What is proportion?

What is proportion?
We explain what proportion is and how children are taught about proportion from Year 4, giving examples of the kinds of problems involving proportion they might be asked to solve.

What is proportion?

Proportion tells us about a portion or part in relation to a whole.

Children start to learn about ratio and proportion in Year 6.

For example, they may be shown the following diagram and would need to know that there are 2 green triangles in every six triangles (expressed as a fraction, 2/6 of the triangles are green).

(This is different to ratio, which compares how much of one thing there is compared to another thing; we would say the ratio of green triangles to yellow triangles, is two to four or 2:4.)

Proportion problems in Key Stage 2

Children in Year 6 will be asked to solve problems involving proportion. For example:

There are 15 sweets in a jar. One in every 5 sweets is cherry-flavoured. How many sweets are cherry-flavoured?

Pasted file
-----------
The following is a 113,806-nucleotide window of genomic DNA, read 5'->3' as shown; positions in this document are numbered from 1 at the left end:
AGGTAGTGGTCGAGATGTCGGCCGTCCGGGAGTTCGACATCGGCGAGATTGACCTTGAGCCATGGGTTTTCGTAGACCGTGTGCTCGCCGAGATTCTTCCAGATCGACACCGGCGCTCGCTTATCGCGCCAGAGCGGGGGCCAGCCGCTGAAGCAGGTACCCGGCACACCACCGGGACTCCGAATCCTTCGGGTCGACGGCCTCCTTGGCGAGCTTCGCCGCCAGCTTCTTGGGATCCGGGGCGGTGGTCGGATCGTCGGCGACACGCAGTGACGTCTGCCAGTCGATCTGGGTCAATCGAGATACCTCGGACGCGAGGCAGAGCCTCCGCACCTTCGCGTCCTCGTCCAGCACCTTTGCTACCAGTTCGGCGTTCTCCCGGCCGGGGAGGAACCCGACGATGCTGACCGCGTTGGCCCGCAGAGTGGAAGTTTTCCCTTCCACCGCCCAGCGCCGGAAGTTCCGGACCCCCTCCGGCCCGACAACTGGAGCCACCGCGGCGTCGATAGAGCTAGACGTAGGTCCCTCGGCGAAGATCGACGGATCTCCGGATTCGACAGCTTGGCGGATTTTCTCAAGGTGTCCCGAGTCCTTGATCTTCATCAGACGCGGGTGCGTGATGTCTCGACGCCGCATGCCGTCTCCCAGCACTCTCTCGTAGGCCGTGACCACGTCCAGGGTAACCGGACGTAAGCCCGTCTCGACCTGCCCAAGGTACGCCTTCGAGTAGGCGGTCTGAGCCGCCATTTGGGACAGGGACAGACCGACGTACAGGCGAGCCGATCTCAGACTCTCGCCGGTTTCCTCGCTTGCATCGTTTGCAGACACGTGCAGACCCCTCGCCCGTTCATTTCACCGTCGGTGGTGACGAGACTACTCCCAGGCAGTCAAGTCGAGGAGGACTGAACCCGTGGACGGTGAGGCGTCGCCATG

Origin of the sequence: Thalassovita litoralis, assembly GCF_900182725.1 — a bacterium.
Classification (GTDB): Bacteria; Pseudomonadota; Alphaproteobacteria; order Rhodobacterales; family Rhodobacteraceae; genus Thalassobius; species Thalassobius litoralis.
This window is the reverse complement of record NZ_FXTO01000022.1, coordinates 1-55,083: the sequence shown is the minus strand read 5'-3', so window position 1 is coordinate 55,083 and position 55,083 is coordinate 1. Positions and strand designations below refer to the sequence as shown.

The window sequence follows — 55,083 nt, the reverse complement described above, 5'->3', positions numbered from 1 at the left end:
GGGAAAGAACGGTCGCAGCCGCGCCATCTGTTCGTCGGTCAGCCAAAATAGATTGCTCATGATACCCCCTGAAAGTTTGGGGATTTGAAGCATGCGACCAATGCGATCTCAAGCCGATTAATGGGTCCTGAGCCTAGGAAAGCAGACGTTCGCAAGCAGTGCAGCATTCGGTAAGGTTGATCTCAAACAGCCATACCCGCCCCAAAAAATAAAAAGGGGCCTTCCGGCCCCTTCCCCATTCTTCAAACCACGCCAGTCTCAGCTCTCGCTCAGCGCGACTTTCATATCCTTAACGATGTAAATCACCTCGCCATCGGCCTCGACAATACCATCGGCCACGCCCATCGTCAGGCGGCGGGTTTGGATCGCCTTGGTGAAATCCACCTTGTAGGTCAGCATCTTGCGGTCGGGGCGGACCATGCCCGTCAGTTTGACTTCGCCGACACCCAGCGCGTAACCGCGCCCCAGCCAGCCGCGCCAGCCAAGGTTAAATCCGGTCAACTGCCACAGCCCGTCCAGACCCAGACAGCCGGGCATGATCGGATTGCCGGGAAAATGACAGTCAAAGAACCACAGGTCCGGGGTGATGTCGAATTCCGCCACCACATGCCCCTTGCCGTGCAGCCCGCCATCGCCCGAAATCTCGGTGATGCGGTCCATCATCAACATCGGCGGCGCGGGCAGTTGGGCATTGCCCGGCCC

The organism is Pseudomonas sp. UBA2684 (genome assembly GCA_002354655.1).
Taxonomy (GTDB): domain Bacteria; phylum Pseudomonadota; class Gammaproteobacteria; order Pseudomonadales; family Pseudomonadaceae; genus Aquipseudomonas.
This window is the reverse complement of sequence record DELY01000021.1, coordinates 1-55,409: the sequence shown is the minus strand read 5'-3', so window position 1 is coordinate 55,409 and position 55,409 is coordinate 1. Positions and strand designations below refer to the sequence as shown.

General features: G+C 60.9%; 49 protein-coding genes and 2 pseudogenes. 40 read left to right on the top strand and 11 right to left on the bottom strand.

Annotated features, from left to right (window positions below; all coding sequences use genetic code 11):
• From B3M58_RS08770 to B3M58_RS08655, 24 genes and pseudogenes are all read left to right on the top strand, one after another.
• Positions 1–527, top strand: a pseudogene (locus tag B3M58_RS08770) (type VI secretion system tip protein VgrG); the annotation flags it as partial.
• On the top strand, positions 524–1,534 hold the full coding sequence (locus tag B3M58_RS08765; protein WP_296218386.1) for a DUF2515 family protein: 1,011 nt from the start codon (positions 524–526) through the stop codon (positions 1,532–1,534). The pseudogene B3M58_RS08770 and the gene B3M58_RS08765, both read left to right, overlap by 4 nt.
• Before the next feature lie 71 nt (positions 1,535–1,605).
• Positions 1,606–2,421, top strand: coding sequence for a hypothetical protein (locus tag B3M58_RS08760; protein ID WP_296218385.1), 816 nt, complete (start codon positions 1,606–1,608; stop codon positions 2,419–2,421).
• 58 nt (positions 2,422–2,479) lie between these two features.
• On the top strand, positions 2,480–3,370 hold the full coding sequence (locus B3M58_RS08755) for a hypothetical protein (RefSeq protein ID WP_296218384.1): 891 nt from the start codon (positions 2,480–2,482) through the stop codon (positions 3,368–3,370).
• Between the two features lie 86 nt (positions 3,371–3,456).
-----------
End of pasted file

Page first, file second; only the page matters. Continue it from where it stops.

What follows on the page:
The long way to work this out would be to draw a diagram of the 15 sweets, with one symbol (X) for cherry-flavoured sweets and one symbol (0) for sweets that are not cherry-flavoured, for example:

X  0 0 0 0

X  0 0 0 0

X  0 0 0 0

Children would be able to see from this diagram that there were three cherry-flavoured sweets altogether.

To solve proportion problems using a quicker method:

There are 56 bananas in a box. Two in every seven of them are bruised. How many are bruised?

  • Work this out by calculating many groups of 7 bananas there are in the box.
  • To do this, divide 56 by 7 which would give 8.
  • Now multiply the 2 bruised bananas in every group by 8 to make 16.

Scaling up and scaling down problems

In Year 6 children often come across problems where they have to scale a recipe up or down, for example:

This is a recipe that will make 24 cupcakes:
2 eggs
200g of flour
100g of butter
50g cocoa powder
I need to make 36 cupcakes. How much do I need of each ingredient?

You could work this out by thinking about what both numbers 24 and 36 are divisible by. They are both divisible by 12. Since 12 is half of 24, you could halve all the ingredients to find out the ingredients needed to make 12 cupcakes, which would give you:

1 egg, 100g of flour, 50g of butter and 25g of cocoa powder

Since we need to make 36 cupcakes and 36 is three times 12, we can just multiply each of these ingredients by 3 to make:

3 eggs, 300g of flour, 150g of butter and 75g of cocoa powder.